Dragging That Shutter


By: Nathan Cool.

A simple trick to get blurry trails.

Doing a fair share of effects work, I sometimes get asked, "Is it Real, or is it Photoshopped?". Today there is a fine line between what the lens captures and what gets fiddled in the pixels. But with this particular shot of Zach Castro punishing that speed-bag, the answer is, "Yes, it's real". It's done using a trick called Shutter Drag that I'll share with you today.


Shutter Drag is something you can do with any kind of DSLR, even just using the built-in flash. In this picture, I used a single off-camera strobe triggered with a remote, but the effect can happen on any type of flash, as long as on your camera you can control shutter speed and aperture.


The effect from doing this Shutter Drag is the result of capturing two types of light: the first is obviously from the flash, but the second is simply just the ambient light in the room. The subjects in the photo (Zach and the bag) are captured from the flash, and the blur is from the ambient light. The secret to making this happen is to set your shutter and aperture to a setting that is just slightly above what is needed if you were to use just the ambient light, but most importantly, to make sure your shutter speed is slow...draggingly slow.


For instance: In this shot, I was shooting at about 200 ISO against a portable black backdrop that my lovely assistant, Christine, was holding in place for me (she's a wonderful woman and a great backdrop stand too:)). Some light was coming in from a window, and when using an aperture of f5.6, I needed about 1/15 sec. of shutter speed if I didn't use a flash. I then set the shutter speed to about 1/30 second, which forced the flash (in TTL mode) to expose the subjects, yet be slow enough of an exposure that some ambient light would be let in. After setting this up and Zach getting punchy, I started firing like mad. After about a dozen or so shots in continuous mode with Zach goin' nuts on that speed-bag, I got a few keepers, including this one.


What makes this work is the timing of events, which goes something like this:


1. I pressed the shutter, which opened it to let in light...no surprise there, that's what cameras do when you press the shutter. So far, so good.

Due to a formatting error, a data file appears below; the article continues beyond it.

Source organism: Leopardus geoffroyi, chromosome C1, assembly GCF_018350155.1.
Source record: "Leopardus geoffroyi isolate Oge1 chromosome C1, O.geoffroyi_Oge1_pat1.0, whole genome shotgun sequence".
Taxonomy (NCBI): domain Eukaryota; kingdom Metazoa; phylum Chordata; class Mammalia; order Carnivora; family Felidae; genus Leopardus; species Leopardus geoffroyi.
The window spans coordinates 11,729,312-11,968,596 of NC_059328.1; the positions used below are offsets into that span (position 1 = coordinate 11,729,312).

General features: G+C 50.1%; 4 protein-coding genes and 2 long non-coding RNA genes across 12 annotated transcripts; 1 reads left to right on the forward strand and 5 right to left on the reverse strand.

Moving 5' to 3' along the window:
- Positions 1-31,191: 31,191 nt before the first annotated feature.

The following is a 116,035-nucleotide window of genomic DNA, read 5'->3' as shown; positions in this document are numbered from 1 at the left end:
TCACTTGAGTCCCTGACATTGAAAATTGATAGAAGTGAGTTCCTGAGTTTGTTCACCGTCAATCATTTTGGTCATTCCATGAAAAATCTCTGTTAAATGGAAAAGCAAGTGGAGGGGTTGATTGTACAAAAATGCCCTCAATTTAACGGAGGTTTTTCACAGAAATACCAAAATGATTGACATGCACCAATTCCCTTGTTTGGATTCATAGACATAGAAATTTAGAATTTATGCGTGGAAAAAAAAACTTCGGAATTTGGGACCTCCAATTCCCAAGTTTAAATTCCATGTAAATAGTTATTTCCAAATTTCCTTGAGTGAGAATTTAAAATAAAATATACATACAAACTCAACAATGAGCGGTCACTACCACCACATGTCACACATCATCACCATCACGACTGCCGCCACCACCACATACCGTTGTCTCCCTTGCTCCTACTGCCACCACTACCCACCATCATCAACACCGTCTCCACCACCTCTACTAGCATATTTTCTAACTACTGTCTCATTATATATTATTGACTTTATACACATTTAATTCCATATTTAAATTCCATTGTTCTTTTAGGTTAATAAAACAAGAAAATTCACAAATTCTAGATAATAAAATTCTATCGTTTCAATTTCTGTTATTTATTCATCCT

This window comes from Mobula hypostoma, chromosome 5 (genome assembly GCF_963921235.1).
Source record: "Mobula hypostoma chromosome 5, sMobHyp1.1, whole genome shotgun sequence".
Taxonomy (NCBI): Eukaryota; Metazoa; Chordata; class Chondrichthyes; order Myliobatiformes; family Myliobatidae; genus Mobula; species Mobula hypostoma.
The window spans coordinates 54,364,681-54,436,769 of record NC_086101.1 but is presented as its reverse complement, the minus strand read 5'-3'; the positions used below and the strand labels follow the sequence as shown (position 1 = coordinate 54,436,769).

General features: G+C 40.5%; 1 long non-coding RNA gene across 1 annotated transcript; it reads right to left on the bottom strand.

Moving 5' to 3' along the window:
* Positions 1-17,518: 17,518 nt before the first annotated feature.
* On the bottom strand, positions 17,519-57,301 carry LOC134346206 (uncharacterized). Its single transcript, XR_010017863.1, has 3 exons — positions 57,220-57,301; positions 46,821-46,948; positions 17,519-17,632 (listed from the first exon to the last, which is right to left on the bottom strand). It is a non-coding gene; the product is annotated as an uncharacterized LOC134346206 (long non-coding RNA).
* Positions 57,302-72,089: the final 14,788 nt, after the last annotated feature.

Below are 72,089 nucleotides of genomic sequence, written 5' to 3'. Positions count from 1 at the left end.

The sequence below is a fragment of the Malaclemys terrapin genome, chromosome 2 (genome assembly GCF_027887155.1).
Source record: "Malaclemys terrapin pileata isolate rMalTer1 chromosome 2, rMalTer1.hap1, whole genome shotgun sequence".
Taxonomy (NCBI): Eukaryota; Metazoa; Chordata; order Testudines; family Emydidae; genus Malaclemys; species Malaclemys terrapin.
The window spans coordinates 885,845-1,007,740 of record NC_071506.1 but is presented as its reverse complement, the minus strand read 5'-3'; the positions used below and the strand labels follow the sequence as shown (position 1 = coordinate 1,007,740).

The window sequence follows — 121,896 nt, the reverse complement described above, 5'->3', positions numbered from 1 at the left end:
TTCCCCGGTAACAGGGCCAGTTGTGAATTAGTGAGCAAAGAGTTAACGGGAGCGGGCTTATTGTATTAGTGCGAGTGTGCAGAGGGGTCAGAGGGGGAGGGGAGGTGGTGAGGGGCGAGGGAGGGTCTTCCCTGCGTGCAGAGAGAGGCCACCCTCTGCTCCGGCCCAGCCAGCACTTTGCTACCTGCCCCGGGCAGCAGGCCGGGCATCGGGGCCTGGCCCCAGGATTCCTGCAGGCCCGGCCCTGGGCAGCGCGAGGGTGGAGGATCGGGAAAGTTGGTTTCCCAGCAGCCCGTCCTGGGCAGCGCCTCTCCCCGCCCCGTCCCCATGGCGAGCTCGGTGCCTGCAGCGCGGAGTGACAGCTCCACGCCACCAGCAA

2. The flash then went off...POOF...but the shutter is still open. It's at this moment that the subjects are lit up, and captured, but now the magic happens.

3. After some time, the shutter finally closes. The time between the flash going off and the shutter closing is when the ambient light comes in (the blurry trails of the speed-bag and Zach's left fist).


And then, viola! You have a picture of both flash AND ambient light.


Remember that a flash bursts its light at about 1/1000 of a second. That's fast enough to stop just about any motion. Shooting this shot at just 1/30 of a second allowed the shutter to remain open even after that fast burst of flash light went off...that's when the blur came into the picture.


This particular kind of shutter drag used what's also known as Front Curtain Synch, which means the flash went off right after the shutter opened. If you want the opposite trail effect, many cameras have what is known as Rear Curtain Synch, which means the flash goes off right before the shutter closes. Looking at this picture of Zach v. speed-bag, it looks as though the bag was going up and away from Zach; however, this was shot using Front Curtain Synch, so the trail/blur occurred AFTER the flash went off. So we have an additional illusion here, in that the speed-bag's trail is actually action that happened after the fact. Why did I do that instead of Rear Curtain Sycnh? I was just lazy and didn't want to change my flash settings :)

Zya Fire 1


The shot of this fiery Zya mug used the similar technique, also using Front Curtain Synch (default in most DSLRs). In this shot I balanced the ambient and flash lighting, and shot the mug. I then dropped the camera to get the trails in the upper portion of the frame, which look like flames. Nope, the mug is not on fire, and nope, it's not Photoshopped. It's just another draggy shutter kind of shot.


Something else worth mentioning here, is that in both of the shots shown here I used a black background. Since the shutter speed was so slow to allow in ambient light, anything lit from ambient light would also be in the shot, like things in the background. That can be a cool thing too, since anything lit from ambient light will blur, but I wanted to go for that clean basic black look.


So go give it a try! There's a world of possibilities out there. Remember, the flash will freeze the subjects and ambient light will catch the rest, just use a slow shutter speed and let light do the rest.





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